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Evelyne Jepkemei: Replace anxiety about religion with thoughtful strategy to promote religious literacy

By Evelyne Jepkemei | April 28th 2022 | 4 min read



The Constitution of Kenya provides for freedom of religion, separates church and State, and guards its citizens against religious discrimination and unwelcome religious pressure.

However, there has been debate on religion in public spaces in Kenya. There are groups that openly attack religion while some have agitated for removal of religious studies in the education system. While all these opinions are offered as part of freedom of expression, there are certain important factors that must be considered.

One of the goals of education in Kenya is to promote sound moral and religious values. It would be important to understand why religion features prominently in these broad goals of education. Religion, implemented in a context of respect and rationality, provides social support, existential meaning, a sense of purpose, a coherent belief system and a clear moral code. Religious literacy is key to a well-rounded education.

If students are to function as globally competent citizens, they need to understand religion’s profound impact on history, politics, society, and culture. They should know basic religious facts and principles and recognise the diversity that exists within each belief system across time and place. Familiarity with central religious texts is also important, and it should be  legal to study these texts in public schools, as long as the purpose is educational.

Even though guidelines for religious studies in Kenya do not seem to emphasise religious studies as an educational endeavour, applying them to real-life situations must leave room for interpretation; a judgement call.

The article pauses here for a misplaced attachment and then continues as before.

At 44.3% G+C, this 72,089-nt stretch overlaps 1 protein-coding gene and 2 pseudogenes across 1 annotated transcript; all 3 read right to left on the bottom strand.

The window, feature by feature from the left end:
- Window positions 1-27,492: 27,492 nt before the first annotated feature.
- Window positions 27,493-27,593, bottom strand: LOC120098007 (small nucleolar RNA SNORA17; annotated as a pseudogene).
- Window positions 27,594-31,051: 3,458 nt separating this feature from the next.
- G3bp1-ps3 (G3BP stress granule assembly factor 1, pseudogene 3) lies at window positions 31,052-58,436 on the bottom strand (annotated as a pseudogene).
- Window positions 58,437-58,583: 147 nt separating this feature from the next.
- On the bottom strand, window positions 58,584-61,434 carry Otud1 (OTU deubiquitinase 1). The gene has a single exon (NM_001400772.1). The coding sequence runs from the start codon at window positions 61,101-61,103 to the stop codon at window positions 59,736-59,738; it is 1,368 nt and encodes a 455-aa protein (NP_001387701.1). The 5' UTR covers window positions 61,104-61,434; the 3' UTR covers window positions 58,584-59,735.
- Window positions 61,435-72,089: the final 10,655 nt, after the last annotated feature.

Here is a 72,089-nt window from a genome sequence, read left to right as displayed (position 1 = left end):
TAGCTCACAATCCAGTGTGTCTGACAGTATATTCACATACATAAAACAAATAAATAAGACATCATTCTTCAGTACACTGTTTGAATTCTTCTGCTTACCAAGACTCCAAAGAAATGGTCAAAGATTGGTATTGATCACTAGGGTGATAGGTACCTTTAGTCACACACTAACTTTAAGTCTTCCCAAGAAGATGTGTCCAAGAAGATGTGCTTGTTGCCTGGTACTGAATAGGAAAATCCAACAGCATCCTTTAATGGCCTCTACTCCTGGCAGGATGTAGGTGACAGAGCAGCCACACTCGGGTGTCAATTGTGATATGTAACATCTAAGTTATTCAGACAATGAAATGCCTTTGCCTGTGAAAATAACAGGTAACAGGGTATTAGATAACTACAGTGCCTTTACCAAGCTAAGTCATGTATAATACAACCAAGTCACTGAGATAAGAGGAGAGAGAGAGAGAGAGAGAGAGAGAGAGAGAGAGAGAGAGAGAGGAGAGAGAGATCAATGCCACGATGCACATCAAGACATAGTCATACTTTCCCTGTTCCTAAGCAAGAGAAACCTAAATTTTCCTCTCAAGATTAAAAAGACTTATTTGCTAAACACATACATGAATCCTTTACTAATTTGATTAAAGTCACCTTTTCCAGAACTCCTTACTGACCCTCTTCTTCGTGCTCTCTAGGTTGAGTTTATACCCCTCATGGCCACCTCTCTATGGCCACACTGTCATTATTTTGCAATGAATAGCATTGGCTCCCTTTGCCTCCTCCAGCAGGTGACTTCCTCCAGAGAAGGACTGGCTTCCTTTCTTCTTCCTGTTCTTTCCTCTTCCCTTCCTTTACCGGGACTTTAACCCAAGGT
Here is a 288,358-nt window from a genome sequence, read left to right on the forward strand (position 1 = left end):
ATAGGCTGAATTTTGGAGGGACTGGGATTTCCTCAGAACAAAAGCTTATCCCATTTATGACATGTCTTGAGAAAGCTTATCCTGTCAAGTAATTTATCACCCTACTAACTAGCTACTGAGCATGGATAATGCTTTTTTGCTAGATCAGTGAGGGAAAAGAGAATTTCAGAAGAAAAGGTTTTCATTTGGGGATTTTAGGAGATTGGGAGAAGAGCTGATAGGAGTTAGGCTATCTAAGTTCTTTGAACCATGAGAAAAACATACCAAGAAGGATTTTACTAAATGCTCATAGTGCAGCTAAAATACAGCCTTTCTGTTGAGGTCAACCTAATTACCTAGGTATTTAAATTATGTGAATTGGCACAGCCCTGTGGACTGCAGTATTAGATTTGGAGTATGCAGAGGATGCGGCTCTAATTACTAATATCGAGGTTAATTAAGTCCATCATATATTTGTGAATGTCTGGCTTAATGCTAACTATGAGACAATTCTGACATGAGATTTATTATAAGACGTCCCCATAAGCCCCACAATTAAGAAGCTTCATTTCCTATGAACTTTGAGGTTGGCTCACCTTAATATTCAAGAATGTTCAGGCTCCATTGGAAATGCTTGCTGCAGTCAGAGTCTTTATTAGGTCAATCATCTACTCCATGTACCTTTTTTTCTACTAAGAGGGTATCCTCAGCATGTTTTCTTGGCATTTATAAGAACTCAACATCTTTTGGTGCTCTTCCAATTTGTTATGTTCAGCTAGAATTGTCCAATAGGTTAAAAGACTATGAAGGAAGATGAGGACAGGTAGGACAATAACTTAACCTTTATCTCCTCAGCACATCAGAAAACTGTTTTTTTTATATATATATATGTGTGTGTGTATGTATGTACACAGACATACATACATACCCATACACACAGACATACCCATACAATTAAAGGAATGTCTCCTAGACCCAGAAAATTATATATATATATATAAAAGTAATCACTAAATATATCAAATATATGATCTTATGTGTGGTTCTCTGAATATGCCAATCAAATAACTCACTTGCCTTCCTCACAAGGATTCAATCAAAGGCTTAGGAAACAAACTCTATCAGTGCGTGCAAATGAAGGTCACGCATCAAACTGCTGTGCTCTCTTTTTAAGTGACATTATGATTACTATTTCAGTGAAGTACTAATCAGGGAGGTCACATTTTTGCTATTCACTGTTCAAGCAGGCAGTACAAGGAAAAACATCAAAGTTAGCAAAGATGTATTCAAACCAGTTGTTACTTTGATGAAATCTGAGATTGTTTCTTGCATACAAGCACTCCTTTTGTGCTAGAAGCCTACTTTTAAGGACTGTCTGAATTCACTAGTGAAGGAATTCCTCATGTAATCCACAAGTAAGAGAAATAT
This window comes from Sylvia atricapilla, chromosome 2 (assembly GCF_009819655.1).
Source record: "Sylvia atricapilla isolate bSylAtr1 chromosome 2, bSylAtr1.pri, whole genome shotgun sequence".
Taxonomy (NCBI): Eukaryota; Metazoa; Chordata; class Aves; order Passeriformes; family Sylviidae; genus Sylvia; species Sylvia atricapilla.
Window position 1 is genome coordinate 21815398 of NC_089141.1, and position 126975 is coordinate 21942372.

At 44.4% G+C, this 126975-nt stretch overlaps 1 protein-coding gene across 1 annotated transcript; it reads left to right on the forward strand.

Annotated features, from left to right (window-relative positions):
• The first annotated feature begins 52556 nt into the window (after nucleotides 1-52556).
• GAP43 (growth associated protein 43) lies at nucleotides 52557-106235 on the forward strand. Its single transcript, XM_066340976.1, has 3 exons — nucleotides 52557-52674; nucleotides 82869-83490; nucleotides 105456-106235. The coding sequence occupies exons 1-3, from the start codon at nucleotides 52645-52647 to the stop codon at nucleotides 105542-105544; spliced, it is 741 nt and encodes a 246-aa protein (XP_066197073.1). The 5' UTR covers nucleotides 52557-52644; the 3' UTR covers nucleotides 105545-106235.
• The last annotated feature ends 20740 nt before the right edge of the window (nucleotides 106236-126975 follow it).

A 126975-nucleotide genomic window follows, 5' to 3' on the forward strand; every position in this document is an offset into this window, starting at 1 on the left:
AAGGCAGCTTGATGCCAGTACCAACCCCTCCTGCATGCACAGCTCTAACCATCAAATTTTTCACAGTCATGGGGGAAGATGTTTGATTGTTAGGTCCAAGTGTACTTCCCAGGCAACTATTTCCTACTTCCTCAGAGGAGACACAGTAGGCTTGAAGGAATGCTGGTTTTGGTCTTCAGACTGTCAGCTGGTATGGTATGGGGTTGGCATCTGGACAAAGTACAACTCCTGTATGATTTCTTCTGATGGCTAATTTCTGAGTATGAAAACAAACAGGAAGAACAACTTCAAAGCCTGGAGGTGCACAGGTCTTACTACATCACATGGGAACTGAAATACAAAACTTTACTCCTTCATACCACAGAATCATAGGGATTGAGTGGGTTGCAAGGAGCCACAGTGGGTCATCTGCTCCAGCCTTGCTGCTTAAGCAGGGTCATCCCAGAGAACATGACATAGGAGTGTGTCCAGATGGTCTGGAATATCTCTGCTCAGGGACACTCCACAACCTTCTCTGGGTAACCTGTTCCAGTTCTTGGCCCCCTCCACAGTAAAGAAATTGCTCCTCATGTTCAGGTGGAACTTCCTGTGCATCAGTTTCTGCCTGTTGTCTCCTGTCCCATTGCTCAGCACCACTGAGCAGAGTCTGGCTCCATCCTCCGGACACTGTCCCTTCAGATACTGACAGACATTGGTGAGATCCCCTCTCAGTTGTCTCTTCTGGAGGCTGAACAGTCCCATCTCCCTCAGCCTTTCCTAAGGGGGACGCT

Educators, however, find it challenging to balance the requirements of the religious studies for educational purposes and the desire to protect students from unwelcome religious persuasion, with the right to free expression. To better prepare for this challenge, the education system  needs to create conditions that allow for regular and sensitive communication about religious differences at school and at national level. That way, if religious tensions arise, they can be resolved more skillfully and effectively.

Religious studies programmes should instill understanding, tolerance and respect for a pluralistic society. When discussing religion in this context, religion must be discussed in a neutral, objective, balanced and factual manner. Religious studies should educate students about the principle of religious liberty as one of the fundamental elements of freedom and democracy in Kenya as provided for in the Constitution.

Schools should indeed teach secular values such as honesty, respect for others, courage, kindness and good citizenship. The fact that most religions also teach these values does not change the lawfulness and desirability of teaching them. It is also appropriate for teachers, in teaching religious studies, to instill in students such values as independent thought, tolerance of diverse views, self-respect, maturity, interdependence, self-reliance and logical decision-making.